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There was a similar question 2 years ago, but everyone confused guest/host OS.

After installing VirtualBox on my Windows 7 box, I can no longer ping it or access it from anywhere within the LAN. To be clear, I cannot access/ping the Host machine. I can still use my host to access any other computer on the network or browse the internet.

From what I can see, VirtualBox installed a virtual network card. enter image description here

The moment I right click and disable it, my Host OS is suddenly accessible and can be pinged within the network.

How can I resolve this problem (short of uninstalling VirtualBox)?

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What happens when you try to ping it? Does ARP work? Does a ping get sent? –  David Schwartz Mar 20 '13 at 16:54
@DavidSchwartz The ping just times out. As in Request timed out. –  AngryHacker Mar 20 '13 at 17:03
Right, but does the ping get sent? Does ARP work? What happens? (Request timed out is just telling you that you didn't get a reply. The next thing you have to do is look to see how far you got.) –  David Schwartz Mar 20 '13 at 17:11
@DavidSchwartz So I terminal into a random box on the network and attempt to ping my box (e.g. host box). The ping fails with Request timed out. I am not sure how to tell whether ARP works. I can tell you that I can ping my host OS from the guest OS - that works fine. –  AngryHacker Mar 20 '13 at 17:34
Does the ping get sent though? Does the machine you are pinging receive the ping? Does it send a response? You need to do some troubleshooting. –  David Schwartz Mar 20 '13 at 17:42
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1 Answer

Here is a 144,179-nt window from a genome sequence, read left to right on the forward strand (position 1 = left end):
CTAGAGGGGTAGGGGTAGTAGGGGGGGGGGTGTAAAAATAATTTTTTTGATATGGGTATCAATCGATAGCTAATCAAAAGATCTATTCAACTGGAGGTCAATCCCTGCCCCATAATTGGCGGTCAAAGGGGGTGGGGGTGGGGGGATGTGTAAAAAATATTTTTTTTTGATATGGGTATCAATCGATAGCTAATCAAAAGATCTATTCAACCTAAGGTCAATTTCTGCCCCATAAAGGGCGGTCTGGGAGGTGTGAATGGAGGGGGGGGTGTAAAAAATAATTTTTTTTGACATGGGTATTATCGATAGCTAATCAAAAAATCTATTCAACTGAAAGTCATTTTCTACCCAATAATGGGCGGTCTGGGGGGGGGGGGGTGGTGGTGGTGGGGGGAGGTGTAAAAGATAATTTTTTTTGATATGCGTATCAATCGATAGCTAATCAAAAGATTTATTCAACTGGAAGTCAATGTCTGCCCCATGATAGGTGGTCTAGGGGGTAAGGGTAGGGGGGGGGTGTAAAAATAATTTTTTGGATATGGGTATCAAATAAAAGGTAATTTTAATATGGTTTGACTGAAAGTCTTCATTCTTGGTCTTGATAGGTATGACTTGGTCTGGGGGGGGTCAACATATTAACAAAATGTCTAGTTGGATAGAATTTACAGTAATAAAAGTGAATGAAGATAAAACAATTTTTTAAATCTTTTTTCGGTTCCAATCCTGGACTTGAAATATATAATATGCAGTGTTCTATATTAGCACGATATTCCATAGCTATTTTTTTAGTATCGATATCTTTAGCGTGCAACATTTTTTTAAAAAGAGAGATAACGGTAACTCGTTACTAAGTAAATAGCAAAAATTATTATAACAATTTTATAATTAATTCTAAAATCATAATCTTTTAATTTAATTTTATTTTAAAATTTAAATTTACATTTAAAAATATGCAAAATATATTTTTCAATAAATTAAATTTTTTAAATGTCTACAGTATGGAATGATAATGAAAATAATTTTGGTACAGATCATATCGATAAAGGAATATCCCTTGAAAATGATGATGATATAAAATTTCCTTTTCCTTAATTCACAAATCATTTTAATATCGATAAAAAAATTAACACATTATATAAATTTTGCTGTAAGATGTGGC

up vote 1 down vote accepted

Apparently you are using VirtualBox in Host-Only Network mode. That means, that the VMs can communicate with each other and the host but not the outside world. Try changing the Network Settings to Bridge mode.

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Do I change the network settings on the Settings for the Virtual Machine or in Preferences/Network in the VirtualBox Manager? And specifically what do I change? –  AngryHacker Mar 20 '13 at 16:18
@AngryHacker: See the line in the linked-to instructions that start with "To change a virtual machine's virtual network interface to "host only" mode:" -- you can probably do something similar to put it into a non-"Host-only networking" mode. –  martineau Mar 20 '13 at 17:27
@martineau That was the plan, but I can't find anywhere in the article an explanation on how to take the driver from host only mode. –  AngryHacker Mar 20 '13 at 17:38
@AngryHacker: right click the stopped VM, choose "Settings". In the new window select "Network" in the right column. In the right column where it says "Attached to" change from "Host-only Adapter" to "NAT" or "Bridge Adapter". –  Simon Mar 21 '13 at 7:22
@Simon All that does is change the connection method on a specific Virtual Machine. The actual network card is still Host Only (as u see in the screenshot). –  AngryHacker Mar 21 '13 at 18:24
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